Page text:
While designing the new home she shares with her husband Michael, architect Sandy Anghie first took her time exploring her new neighbourhood, to absorb the residential vernacular.
Indeed, the suburb’s plentiful classic homes were a definite influence on Sandy’s plans. “There are some beautiful examples of art deco architecture in Dalkeith, including Kylemore (1937) on Wattle Avenue, and Chisolm House (1939) on Genesta Crescent,” she says. “I like the idea of creating a link to the past, and a sense of place – particularly today when so many older homes are being demolished to make way for new houses, and the traditional character of the area is being lost.”
While the plan is contemporary, the new-build residence sympathises with
the many early- to mid-century homes in the area. “Elements of the facade that show the influence of local art deco architecture are the strong horizontal bands of the parapet and windows, the white painted render and the concrete slab edge, and the steel balustrade,” explains Sandy. “With the interior spaces, I used detailing and materials to make them feel familiar and engage with the past.”
For example, Sandy points to the size and proportion of window openings, the use of teak, timber cornices rather than shadow lines, and old-fashioned door knobs rather than levers.
She also implemented a chic, neutral palette of materials for the interiors – including stone, quartz, teak and polished plaster – to create spaces that are modern, while feeling warm and welcoming.
“The neutral interior spaces provide an ideal backdrop for my collection of art and furnishings, which add colour and personality,” she says. And the home has personality in spades, something hinted at by the flaming red flamingo in the front yard. This piece, Mi No. 5 (14) by Wendi Zhang, and a T-Rex in the living room (Made in China by Sui Jianguo), are both acquisitions from Sculpture by the Sea, and leave you in no doubt that Sandy and Michael have a sense of humour about decorating.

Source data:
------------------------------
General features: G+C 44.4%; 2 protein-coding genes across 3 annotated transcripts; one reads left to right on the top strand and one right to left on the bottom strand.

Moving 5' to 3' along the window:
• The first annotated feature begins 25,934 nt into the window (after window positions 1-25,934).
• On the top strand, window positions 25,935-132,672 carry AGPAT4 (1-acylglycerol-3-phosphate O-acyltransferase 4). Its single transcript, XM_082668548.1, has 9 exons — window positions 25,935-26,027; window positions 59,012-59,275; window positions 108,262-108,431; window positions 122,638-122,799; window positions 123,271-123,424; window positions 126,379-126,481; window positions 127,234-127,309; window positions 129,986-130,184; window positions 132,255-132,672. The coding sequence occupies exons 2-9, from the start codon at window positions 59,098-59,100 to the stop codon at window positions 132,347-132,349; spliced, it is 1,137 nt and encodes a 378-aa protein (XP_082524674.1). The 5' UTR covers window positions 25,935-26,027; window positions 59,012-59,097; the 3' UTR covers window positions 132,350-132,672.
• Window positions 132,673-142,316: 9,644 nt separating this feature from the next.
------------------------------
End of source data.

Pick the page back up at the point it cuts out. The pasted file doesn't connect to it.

“Interestingly, in the process of designing my home, I placed a flamingo in my 3D computer model,” Sandy says. “So when I saw the real thing at Sculpture by the Sea last year, I thought it was meant to be!”
While Sandy says she enjoys art and objects with a degree of fun, her penchant for architecture also involves a sense of permanence. “I like solid, functional and elegant architecture, so I wanted the home to have a future beyond my red flamingo and orange T-Rex,” Sandy says. “While the home definitely has a certain character of its own, it will adapt easily to the personality of a future owner, and I can imagine the day when my husband and I move on and the interior is filled with someone else’s art and objects.”
Sandy, who was a lawyer for a decade before returning to university to study architecture, works at HASSELL as an architecture graduate. She ambitiously designed the home in her final year of a Masters of Architecture degree, teaming up with fellow architect Matthew Crawford for the construction detailing and documentation of the home.